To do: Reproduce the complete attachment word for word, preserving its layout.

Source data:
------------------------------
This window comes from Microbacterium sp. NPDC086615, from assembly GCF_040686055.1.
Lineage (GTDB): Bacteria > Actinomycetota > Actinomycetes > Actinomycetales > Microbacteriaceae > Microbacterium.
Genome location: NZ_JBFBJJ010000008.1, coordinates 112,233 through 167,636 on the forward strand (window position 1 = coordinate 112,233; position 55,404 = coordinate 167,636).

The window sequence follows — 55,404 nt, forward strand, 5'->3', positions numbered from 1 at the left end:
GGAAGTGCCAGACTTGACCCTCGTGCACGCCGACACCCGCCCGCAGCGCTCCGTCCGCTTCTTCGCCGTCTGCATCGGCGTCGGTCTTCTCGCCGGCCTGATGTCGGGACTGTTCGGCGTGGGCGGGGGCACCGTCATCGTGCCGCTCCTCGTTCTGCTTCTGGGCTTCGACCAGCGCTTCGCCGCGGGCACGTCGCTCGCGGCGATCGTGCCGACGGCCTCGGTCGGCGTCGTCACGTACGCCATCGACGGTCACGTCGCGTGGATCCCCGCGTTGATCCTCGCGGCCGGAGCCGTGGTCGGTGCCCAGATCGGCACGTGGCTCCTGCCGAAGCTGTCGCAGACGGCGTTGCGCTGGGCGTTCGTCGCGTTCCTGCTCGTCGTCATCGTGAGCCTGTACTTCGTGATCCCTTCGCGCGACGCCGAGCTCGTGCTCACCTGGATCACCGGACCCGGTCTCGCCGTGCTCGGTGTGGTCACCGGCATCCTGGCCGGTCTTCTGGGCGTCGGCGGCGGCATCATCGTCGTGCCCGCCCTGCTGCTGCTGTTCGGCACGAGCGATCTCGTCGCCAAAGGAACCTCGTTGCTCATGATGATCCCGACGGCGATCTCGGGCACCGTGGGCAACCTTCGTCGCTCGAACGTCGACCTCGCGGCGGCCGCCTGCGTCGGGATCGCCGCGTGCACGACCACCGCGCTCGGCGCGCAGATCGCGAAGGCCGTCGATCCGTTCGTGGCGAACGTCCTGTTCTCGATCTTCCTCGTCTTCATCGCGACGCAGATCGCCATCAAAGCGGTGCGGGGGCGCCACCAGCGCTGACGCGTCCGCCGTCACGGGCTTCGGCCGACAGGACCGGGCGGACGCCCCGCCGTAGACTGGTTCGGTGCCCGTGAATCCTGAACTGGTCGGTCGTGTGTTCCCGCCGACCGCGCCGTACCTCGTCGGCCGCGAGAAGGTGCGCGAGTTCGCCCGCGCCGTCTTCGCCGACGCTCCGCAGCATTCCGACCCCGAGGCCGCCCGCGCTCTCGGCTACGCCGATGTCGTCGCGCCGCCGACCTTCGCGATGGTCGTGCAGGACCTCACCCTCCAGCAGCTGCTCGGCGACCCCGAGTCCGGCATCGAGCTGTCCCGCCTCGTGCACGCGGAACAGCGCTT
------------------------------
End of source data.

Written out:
This window comes from Microbacterium sp. NPDC086615, from assembly GCF_040686055.1.
Lineage (GTDB): Bacteria > Actinomycetota > Actinomycetes > Actinomycetales > Microbacteriaceae > Microbacterium.
Genome location: NZ_JBFBJJ010000008.1, coordinates 112,233 through 167,636 on the forward strand (window position 1 = coordinate 112,233; position 55,404 = coordinate 167,636).

The window sequence follows — 55,404 nt, forward strand, 5'->3', positions numbered from 1 at the left end:
GGAAGTGCCAGACTTGACCCTCGTGCACGCCGACACCCGCCCGCAGCGCTCCGTCCGCTTCTTCGCCGTCTGCATCGGCGTCGGTCTTCTCGCCGGCCTGATGTCGGGACTGTTCGGCGTGGGCGGGGGCACCGTCATCGTGCCGCTCCTCGTTCTGCTTCTGGGCTTCGACCAGCGCTTCGCCGCGGGCACGTCGCTCGCGGCGATCGTGCCGACGGCCTCGGTCGGCGTCGTCACGTACGCCATCGACGGTCACGTCGCGTGGATCCCCGCGTTGATCCTCGCGGCCGGAGCCGTGGTCGGTGCCCAGATCGGCACGTGGCTCCTGCCGAAGCTGTCGCAGACGGCGTTGCGCTGGGCGTTCGTCGCGTTCCTGCTCGTCGTCATCGTGAGCCTGTACTTCGTGATCCCTTCGCGCGACGCCGAGCTCGTGCTCACCTGGATCACCGGACCCGGTCTCGCCGTGCTCGGTGTGGTCACCGGCATCCTGGCCGGTCTTCTGGGCGTCGGCGGCGGCATCATCGTCGTGCCCGCCCTGCTGCTGCTGTTCGGCACGAGCGATCTCGTCGCCAAAGGAACCTCGTTGCTCATGATGATCCCGACGGCGATCTCGGGCACCGTGGGCAACCTTCGTCGCTCGAACGTCGACCTCGCGGCGGCCGCCTGCGTCGGGATCGCCGCGTGCACGACCACCGCGCTCGGCGCGCAGATCGCGAAGGCCGTCGATCCGTTCGTGGCGAACGTCCTGTTCTCGATCTTCCTCGTCTTCATCGCGACGCAGATCGCCATCAAAGCGGTGCGGGGGCGCCACCAGCGCTGACGCGTCCGCCGTCACGGGCTTCGGCCGACAGGACCGGGCGGACGCCCCGCCGTAGACTGGTTCGGTGCCCGTGAATCCTGAACTGGTCGGTCGTGTGTTCCCGCCGACCGCGCCGTACCTCGTCGGCCGCGAGAAGGTGCGCGAGTTCGCCCGCGCCGTCTTCGCCGACGCTCCGCAGCATTCCGACCCCGAGGCCGCCCGCGCTCTCGGCTACGCCGATGTCGTCGCGCCGCCGACCTTCGCGATGGTCGTGCAGGACCTCACCCTCCAGCAGCTGCTCGGCGACCCCGAGTCCGGCATCGAGCTGTCCCGCCTCGTGCACGCGGAACAGCGCTT